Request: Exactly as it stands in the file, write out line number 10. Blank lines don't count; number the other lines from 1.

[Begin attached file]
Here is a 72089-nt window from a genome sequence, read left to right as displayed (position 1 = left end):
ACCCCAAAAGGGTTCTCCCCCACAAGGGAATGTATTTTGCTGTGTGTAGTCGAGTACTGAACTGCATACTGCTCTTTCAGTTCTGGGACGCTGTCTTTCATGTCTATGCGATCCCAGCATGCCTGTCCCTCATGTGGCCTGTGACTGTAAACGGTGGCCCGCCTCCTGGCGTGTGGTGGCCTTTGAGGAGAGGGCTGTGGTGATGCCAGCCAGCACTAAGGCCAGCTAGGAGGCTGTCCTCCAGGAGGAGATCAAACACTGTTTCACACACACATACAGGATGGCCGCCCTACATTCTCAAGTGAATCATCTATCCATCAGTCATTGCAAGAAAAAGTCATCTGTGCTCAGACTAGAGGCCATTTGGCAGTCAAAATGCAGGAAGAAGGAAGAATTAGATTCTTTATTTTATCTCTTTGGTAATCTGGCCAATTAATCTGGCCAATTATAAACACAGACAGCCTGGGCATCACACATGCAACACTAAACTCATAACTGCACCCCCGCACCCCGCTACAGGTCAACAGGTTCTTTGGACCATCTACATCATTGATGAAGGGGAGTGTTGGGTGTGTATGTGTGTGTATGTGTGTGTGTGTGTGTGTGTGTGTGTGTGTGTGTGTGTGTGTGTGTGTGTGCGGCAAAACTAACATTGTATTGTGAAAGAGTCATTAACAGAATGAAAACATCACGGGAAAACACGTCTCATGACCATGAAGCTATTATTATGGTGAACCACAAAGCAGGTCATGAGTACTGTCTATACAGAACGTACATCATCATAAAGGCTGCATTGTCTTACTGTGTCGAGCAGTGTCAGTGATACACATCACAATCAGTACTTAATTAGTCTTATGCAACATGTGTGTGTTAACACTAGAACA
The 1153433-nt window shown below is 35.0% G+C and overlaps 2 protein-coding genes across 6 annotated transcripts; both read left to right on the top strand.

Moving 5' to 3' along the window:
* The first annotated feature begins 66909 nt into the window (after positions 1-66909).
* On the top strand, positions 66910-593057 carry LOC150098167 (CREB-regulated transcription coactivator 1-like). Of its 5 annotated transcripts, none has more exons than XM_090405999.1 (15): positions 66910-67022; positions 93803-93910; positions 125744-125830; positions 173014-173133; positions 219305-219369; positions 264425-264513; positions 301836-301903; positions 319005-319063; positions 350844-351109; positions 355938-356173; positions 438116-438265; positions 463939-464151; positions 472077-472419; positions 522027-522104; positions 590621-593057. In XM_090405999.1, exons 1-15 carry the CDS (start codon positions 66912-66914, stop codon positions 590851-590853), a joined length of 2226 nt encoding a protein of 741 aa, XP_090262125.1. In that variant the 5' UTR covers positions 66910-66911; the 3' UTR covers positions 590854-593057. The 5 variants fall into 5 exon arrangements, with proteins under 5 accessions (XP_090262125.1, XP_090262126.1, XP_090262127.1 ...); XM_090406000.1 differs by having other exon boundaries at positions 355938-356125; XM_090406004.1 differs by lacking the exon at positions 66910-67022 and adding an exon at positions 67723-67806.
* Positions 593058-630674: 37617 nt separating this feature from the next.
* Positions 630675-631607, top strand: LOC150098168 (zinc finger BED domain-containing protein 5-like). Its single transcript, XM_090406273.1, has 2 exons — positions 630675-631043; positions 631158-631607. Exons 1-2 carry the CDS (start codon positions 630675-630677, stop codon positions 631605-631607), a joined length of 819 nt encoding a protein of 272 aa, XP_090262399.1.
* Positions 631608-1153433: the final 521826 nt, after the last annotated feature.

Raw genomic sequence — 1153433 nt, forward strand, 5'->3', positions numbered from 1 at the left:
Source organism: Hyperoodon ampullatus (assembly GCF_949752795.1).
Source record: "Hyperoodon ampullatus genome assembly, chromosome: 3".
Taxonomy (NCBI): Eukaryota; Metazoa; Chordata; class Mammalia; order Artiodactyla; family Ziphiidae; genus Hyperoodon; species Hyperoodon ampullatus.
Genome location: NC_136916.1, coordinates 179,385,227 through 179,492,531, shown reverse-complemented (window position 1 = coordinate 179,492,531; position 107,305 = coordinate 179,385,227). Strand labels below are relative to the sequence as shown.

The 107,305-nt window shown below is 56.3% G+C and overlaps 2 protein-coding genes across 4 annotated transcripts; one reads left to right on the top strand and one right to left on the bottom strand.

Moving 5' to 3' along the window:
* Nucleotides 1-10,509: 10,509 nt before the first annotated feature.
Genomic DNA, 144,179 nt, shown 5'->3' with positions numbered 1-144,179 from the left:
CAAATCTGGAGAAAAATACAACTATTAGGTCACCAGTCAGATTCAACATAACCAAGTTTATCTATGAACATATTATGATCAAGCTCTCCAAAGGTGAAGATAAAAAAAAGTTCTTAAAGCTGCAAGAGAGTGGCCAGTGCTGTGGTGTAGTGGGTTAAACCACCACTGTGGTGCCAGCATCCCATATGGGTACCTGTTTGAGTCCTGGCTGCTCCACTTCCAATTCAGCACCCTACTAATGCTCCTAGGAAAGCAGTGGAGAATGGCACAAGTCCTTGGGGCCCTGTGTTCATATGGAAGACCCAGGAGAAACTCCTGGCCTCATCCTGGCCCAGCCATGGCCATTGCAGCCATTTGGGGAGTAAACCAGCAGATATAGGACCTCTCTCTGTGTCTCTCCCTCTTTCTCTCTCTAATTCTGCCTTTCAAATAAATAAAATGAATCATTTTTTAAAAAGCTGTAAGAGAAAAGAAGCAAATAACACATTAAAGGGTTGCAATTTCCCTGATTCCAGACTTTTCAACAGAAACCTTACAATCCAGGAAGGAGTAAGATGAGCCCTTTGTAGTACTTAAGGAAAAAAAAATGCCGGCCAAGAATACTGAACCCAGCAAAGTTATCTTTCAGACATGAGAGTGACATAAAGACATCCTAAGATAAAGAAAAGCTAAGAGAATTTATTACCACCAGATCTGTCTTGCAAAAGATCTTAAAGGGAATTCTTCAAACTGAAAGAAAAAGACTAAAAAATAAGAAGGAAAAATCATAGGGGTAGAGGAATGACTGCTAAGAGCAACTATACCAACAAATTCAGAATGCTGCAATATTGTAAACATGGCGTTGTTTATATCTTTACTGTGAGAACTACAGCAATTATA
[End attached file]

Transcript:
Raw genomic sequence — 1153433 nt, forward strand, 5'->3', positions numbered from 1 at the left: